History of the U.S. Open Trophy 

By Ryan Watson

 

The second oldest major championship in the world is also America’s unified national championship. Prior to the first U.S. Open in 1895, there were competing national championships. To resolve this, a collection of America's most prestigious golf clubs wanted to unite to create a true national championship. The result was the United States Golf Association, better known by its acronym USGA, which has since become the joint-most important golf organization along with the St. Andrews’ R&A. Their first order of business was to create unified national championships, including the U.S. Open.  While its stature has since shrunk, at the time the U.S. Amateur was actually the bigger tournament at the time due to the mostly amateur nature of American golf. In fact, the first U.S. Open featured only 11 golfers--10 professionals and 1 amateur. And when Horace Rawlins, club professional at host Newport Golf Club, won the inaugural event he was presented with the U.S. Open Championship Trophy.

 

The Trophy

The trophy was commissioned by the USGA and is kept by the champion for one year before returning it, after which a slightly smaller replica is given to the champion. The trophy is 18 inches tall and made of pure sterling silver. The original was made by the Gorham Company, the best in America at the time and one whose products are now highly sought after by antiques dealers. In fact, the trophy was so valuable that when notorious drinker Fred Herd won the trophy in 1898 the USGA forced him to make a cash deposit on the trophy so he wouldn’t be tempted to sell it.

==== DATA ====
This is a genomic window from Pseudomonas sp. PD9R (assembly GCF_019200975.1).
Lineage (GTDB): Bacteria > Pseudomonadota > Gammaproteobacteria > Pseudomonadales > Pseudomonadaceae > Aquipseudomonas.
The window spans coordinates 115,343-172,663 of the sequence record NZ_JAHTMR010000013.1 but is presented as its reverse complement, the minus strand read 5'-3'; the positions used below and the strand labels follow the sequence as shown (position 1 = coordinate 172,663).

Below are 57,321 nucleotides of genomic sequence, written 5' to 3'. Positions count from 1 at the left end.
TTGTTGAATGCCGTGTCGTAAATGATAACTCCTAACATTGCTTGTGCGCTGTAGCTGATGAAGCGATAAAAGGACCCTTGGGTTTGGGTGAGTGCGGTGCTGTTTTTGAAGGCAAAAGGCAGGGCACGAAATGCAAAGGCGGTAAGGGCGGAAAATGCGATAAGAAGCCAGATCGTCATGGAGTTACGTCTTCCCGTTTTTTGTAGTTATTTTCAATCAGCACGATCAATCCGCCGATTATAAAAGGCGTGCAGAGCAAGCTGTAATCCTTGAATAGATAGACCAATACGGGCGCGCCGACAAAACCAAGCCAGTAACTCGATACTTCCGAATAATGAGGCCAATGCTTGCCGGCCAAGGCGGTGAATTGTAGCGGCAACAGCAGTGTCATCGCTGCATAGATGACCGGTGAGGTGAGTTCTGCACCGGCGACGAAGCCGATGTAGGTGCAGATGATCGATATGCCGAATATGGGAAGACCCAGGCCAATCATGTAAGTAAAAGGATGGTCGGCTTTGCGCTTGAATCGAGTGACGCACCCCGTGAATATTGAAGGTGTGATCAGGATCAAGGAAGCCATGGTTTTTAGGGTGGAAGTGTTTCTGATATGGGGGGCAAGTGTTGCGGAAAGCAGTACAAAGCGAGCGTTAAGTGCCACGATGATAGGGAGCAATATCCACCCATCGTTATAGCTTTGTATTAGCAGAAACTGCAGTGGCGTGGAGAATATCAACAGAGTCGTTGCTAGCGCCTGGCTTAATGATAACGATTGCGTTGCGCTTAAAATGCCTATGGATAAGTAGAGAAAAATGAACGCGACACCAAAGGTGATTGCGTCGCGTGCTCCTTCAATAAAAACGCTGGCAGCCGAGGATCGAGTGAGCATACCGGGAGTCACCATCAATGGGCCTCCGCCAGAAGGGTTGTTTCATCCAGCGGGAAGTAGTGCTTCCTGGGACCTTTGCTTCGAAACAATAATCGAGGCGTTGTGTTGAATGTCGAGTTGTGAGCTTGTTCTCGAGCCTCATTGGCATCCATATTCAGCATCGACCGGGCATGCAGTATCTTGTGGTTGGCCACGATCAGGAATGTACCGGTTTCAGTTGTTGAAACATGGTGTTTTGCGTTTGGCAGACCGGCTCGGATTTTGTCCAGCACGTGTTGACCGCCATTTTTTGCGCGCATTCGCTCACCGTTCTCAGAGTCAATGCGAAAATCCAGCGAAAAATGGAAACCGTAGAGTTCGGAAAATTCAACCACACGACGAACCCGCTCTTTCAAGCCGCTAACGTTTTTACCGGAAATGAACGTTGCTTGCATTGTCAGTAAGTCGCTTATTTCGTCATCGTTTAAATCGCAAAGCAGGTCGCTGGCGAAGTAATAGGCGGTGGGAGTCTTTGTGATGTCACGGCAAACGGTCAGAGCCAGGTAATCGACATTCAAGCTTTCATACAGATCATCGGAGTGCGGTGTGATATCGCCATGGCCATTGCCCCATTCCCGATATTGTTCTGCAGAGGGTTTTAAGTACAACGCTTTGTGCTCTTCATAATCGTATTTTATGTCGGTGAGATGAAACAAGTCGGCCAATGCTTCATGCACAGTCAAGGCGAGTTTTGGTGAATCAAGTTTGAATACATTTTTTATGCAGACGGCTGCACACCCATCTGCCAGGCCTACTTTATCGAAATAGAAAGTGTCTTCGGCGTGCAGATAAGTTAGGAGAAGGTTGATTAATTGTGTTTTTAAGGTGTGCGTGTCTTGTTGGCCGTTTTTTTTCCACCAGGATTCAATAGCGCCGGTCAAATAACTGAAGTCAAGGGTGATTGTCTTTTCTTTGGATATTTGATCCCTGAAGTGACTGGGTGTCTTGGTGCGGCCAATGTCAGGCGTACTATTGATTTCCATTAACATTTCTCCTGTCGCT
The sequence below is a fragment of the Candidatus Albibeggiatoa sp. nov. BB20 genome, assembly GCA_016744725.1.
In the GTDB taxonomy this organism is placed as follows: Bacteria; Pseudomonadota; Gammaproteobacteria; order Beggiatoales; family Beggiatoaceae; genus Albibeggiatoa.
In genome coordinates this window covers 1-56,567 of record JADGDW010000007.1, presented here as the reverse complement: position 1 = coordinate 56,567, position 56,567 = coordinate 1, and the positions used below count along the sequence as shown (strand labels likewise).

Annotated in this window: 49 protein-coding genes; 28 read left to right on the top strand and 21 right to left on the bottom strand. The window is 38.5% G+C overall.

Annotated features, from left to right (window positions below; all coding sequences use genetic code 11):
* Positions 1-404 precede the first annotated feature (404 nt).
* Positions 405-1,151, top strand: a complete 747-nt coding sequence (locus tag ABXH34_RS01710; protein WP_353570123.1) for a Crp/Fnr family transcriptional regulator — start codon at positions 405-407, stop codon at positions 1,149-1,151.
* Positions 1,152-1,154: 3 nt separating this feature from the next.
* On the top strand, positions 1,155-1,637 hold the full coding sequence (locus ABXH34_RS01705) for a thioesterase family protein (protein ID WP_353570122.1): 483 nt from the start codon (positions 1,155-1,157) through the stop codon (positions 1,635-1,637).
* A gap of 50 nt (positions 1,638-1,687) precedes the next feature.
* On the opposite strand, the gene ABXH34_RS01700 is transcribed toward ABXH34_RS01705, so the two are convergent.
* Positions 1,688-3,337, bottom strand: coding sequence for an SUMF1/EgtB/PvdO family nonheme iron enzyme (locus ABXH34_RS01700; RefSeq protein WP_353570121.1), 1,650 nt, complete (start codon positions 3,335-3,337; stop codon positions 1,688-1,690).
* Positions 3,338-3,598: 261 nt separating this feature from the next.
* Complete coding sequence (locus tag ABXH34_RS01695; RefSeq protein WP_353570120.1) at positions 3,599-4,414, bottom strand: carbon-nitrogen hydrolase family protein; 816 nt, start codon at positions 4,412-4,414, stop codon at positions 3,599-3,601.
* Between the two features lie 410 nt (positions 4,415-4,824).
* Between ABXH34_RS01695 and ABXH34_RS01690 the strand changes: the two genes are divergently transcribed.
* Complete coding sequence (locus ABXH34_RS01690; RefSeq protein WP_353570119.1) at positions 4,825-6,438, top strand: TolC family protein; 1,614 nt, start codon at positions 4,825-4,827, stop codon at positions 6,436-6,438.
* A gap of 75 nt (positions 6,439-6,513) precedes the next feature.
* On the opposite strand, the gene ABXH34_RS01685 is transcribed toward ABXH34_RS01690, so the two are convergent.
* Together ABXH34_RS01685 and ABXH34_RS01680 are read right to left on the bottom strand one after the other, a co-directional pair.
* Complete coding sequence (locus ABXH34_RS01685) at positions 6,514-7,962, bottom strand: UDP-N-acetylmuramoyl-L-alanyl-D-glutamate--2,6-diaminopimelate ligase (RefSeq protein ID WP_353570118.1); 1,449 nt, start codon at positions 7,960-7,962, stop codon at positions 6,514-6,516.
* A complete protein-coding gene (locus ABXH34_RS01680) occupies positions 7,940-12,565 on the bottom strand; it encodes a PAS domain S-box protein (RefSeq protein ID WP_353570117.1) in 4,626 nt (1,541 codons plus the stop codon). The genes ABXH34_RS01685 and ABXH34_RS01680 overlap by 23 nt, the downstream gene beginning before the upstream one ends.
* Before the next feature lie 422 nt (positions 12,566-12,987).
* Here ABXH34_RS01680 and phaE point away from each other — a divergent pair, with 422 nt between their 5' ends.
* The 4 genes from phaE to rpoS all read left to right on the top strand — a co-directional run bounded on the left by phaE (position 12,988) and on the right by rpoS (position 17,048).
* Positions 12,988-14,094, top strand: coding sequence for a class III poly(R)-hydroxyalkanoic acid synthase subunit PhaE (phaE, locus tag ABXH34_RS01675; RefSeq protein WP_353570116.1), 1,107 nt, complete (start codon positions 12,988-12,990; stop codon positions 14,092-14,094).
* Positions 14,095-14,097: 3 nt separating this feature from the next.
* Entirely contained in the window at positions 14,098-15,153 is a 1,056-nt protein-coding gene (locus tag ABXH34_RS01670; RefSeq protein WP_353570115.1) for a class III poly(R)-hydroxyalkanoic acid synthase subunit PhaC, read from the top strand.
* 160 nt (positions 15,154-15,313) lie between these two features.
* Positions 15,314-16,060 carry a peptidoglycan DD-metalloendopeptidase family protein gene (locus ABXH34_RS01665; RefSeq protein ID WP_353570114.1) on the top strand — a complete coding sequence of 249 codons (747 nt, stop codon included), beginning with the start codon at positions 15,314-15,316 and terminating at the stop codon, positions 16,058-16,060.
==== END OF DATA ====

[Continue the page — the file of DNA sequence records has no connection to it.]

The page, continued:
Sadly the original trophy was lost in 1946 when champion Lloyd Mangrum’s home clubhouse, Tam O’Shanter in suburban Chicago, was burnt to the ground. Mangrum had kept the trophy on display at his home club and it was destroyed beyond repair in the blaze. An exact replica of the original trophy was made in time for the 1947 tournament and has been used ever since. Each year a new champion's name is etched onto the trophy as another golfer writes his name in history. 

 

Jack Nicklaus Medal

While the trophy must be returned each year, the winners do get a unique gold medal to keep. This tradition dates back to the original tournament, where the trophy was largely seen as more for a professional's home club and the medal for the individual golfer. The medal remained nameless and had various designs before the decision in 2012 to name it the Jack Nicklaus Medal. Nicklaus, along with Ben Hogan, Bobby Jones, and Willie Anderson, holds the record for the most U.S. Open wins with 4. Nicklaus’ image is featured on the medal and is a great way to honor the history and traditions of this great American event. 

 

 

About The Author

Ryan Watson is a freelance sportswriter and history professor. He has been an avid fan of golf since his father signed him up for golf camp as a young child. Ryan enjoys following the professional game and learning about new equipment and gadgets.

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